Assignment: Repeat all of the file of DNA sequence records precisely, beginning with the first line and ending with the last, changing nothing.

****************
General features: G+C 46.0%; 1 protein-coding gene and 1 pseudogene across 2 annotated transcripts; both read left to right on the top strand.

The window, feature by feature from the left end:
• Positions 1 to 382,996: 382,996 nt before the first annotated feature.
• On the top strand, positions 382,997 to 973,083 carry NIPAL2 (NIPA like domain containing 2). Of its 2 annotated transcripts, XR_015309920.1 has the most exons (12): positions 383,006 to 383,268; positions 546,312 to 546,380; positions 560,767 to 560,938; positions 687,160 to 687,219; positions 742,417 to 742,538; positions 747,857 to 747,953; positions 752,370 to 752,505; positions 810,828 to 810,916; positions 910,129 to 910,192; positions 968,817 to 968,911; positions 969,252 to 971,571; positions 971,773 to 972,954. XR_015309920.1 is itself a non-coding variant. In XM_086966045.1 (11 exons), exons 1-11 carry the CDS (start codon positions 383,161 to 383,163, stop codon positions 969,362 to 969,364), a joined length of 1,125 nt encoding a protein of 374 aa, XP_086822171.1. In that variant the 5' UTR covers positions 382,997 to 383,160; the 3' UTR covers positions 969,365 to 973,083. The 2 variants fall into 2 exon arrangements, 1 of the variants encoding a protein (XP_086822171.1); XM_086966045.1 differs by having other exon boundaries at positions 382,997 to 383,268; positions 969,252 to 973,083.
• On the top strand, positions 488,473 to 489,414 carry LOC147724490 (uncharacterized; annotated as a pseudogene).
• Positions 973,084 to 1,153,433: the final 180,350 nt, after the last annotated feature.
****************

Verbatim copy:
General features: G+C 46.0%; 1 protein-coding gene and 1 pseudogene across 2 annotated transcripts; both read left to right on the top strand.

The window, feature by feature from the left end:
• Positions 1 to 382,996: 382,996 nt before the first annotated feature.
• On the top strand, positions 382,997 to 973,083 carry NIPAL2 (NIPA like domain containing 2). Of its 2 annotated transcripts, XR_015309920.1 has the most exons (12): positions 383,006 to 383,268; positions 546,312 to 546,380; positions 560,767 to 560,938; positions 687,160 to 687,219; positions 742,417 to 742,538; positions 747,857 to 747,953; positions 752,370 to 752,505; positions 810,828 to 810,916; positions 910,129 to 910,192; positions 968,817 to 968,911; positions 969,252 to 971,571; positions 971,773 to 972,954. XR_015309920.1 is itself a non-coding variant. In XM_086966045.1 (11 exons), exons 1-11 carry the CDS (start codon positions 383,161 to 383,163, stop codon positions 969,362 to 969,364), a joined length of 1,125 nt encoding a protein of 374 aa, XP_086822171.1. In that variant the 5' UTR covers positions 382,997 to 383,160; the 3' UTR covers positions 969,365 to 973,083. The 2 variants fall into 2 exon arrangements, 1 of the variants encoding a protein (XP_086822171.1); XM_086966045.1 differs by having other exon boundaries at positions 382,997 to 383,268; positions 969,252 to 973,083.
• On the top strand, positions 488,473 to 489,414 carry LOC147724490 (uncharacterized; annotated as a pseudogene).
• Positions 973,084 to 1,153,433: the final 180,350 nt, after the last annotated feature.